Heresy Museum

audio, visual and text works created and compiled by Jesse S. Dewlow

Alfred P. Sebastian Photography Archives 1969 – 1995 (coming soon)


12/14/2021 – Thank you to all the folks overseas that helped facilitate our travels and to everyone that took the risk to attend events this past lingering Covid summer. Was a pleasure to connect during such a strange moment. Great to confirm there are still some not so remote places that are far less afflicted than the States.

On the last leg of the journey Rotterdam’s Operator Radio presented a mix which served as a sonic bookmark for the trip including live recordings of friends sets along the route, as well as unreleased tracks from People Skills, Eyes of the Amaryllis, and Employees Of The Month (an ongoing collaboration between Dan Melchior and myself).
The mix entitled “Elek Crossroads” was lovingly presented by our friends at Zenevloed.

Forthcoming releases which will all be out very soon include:



8/6/2021 – The first People Skills interview was recorded on Radio Vilnius in July. Unreleased Primitive Radio Gods, Linda Smith and Third Eye Blind covers as well as the full interview now archived at:

8/5/2021 – Some new dates have emerged, updates added to flier below. Feel free to email for details about specific events.


6/13/2021 – Hello. Time moves strangely this year. Glad to say some things seem to have changed since the last update here and I hope this message finds you all doing better than last summer.

News since the previous update includes a flurry of releases, a mix, and some exciting forthcoming releases. Most notably though, this year of isolation has led to a renewed appreciation for collaborative music.

Additional Updates:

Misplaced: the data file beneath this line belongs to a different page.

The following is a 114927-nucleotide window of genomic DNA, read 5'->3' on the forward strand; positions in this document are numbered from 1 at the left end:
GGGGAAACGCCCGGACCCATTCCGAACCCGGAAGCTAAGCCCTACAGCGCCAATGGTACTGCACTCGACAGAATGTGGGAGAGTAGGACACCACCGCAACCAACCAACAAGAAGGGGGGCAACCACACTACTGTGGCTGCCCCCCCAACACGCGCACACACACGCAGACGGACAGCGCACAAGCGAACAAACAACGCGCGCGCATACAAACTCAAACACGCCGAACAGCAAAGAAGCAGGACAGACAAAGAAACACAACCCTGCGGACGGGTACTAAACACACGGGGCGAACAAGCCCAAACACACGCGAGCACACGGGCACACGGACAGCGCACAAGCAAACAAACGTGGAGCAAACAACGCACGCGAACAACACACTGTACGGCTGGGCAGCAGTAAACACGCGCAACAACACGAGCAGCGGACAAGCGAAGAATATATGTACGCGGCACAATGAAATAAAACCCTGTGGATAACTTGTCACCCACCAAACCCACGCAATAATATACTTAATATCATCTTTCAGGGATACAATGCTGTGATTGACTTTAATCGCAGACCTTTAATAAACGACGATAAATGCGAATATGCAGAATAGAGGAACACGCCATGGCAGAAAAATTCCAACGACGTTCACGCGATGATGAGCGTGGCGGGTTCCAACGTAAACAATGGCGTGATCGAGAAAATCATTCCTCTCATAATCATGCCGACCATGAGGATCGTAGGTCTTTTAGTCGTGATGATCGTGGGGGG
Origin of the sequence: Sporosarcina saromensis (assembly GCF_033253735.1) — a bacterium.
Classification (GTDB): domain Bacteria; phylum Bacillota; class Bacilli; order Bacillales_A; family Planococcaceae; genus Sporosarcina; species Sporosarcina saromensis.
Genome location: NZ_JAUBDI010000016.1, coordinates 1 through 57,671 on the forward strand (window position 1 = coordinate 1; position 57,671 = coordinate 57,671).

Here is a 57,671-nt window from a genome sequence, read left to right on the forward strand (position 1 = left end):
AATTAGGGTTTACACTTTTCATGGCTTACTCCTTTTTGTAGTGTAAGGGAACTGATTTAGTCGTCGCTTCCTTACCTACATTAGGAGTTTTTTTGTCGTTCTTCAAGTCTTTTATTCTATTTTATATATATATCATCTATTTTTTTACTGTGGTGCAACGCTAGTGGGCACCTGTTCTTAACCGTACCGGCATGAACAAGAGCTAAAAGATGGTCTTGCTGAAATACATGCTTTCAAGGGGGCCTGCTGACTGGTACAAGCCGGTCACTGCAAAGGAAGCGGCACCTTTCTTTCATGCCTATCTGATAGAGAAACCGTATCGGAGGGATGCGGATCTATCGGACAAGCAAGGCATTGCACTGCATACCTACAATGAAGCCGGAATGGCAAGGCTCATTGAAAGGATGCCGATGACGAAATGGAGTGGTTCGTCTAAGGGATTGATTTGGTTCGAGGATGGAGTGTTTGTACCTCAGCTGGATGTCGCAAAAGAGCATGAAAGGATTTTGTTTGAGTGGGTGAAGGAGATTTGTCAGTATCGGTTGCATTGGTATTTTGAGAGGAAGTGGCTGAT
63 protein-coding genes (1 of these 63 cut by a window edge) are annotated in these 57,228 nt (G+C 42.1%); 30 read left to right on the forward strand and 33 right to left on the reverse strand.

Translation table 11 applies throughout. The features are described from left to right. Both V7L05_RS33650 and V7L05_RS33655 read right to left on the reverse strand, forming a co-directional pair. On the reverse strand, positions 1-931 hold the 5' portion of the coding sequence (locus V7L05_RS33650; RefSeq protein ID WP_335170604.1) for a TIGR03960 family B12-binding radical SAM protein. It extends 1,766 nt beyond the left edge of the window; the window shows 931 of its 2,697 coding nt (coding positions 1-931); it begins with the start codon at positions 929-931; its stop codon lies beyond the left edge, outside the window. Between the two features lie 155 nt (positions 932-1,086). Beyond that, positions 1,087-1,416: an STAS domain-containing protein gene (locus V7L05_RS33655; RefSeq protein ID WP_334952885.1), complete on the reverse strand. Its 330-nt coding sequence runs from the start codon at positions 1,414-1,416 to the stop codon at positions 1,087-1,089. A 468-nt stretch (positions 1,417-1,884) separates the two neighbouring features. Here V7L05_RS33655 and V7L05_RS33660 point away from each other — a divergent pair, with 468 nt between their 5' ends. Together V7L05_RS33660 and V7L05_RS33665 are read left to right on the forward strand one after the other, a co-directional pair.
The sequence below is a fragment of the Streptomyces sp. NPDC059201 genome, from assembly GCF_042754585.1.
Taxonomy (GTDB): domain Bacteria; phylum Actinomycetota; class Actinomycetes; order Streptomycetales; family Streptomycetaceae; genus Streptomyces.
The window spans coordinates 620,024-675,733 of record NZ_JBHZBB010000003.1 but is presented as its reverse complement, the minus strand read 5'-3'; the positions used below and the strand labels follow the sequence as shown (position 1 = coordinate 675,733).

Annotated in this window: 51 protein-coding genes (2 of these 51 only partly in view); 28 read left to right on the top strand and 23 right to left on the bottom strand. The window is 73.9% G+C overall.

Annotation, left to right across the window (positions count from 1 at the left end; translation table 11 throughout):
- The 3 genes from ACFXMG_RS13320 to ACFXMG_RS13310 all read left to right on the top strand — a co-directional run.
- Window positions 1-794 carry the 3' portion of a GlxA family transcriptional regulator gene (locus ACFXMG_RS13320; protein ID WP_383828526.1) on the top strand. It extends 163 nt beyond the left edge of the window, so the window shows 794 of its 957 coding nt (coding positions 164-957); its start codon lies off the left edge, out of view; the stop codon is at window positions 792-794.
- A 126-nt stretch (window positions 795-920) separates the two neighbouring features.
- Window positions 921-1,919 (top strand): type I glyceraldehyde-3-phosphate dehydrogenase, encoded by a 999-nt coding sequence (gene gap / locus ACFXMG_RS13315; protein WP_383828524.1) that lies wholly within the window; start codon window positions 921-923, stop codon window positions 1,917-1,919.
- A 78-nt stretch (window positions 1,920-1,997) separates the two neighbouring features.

That’s all for now folks.
Thanks for reading.


8/11/2020 – Greetings from across the unraveling. A few releases from
the past year have been added to the ps listening booth**:

**on the topic of Bandcamp, while we are all here in 2020, rife with political engagement, here’s a brief psa about why I ask people interested in purchasing my music to contact me directly via email, and to use my bc for free listening / downloading.

It’s not that I think Bandcamp doesn’t offer a useful service for artists, or that their fee waving isn’t generous, I’m just not willing to let that overshadow what I see as a conflict of interest. Bandcamp boasts 80% of each purchase paid directly to artists. Equating to more than $555 million paid to artists since their launch in 2007. That’s a great accomplishment. What it neglects to quantify though is the other 20% that’s roughly split between them and payment processing monopoly Paypal. Based on these figures from bc’s website that means independent musicians have contributed more than 55 million dollars to Paypal via Bandcamp. And more than $2 million in the past 30 days of intermittent fee waving alone.

As if Paypal’s treatment of Soulseek wasn’t enough to have you shaking your fist in scorn, flip through the Paypal wiki and ask yourself why we’ve all accepted pumping millions into this nefarious venture capital giant for so long. It’s clear now more than ever that it is in no ones best interest to passively enable the wealth that billion dollar companies have accumulated. Multinational conglomerates and Nike execs should have nothing to do with antisocial music.
Surely there are much bigger fish to fry right now, but that doesn’t mean it’s too much to ask for Bandcamp to put their grassroots, ‘for the artists’ pr to action and make a concerted effort to (at very least) offer alternative payment processing options.

In defense of Soulseek, file sharing constituents, hackers and creative autonomy universal, stay asking questions and push for companies marketing social awareness to take real steps to do better.


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contact: heresymuseum at riseup dot net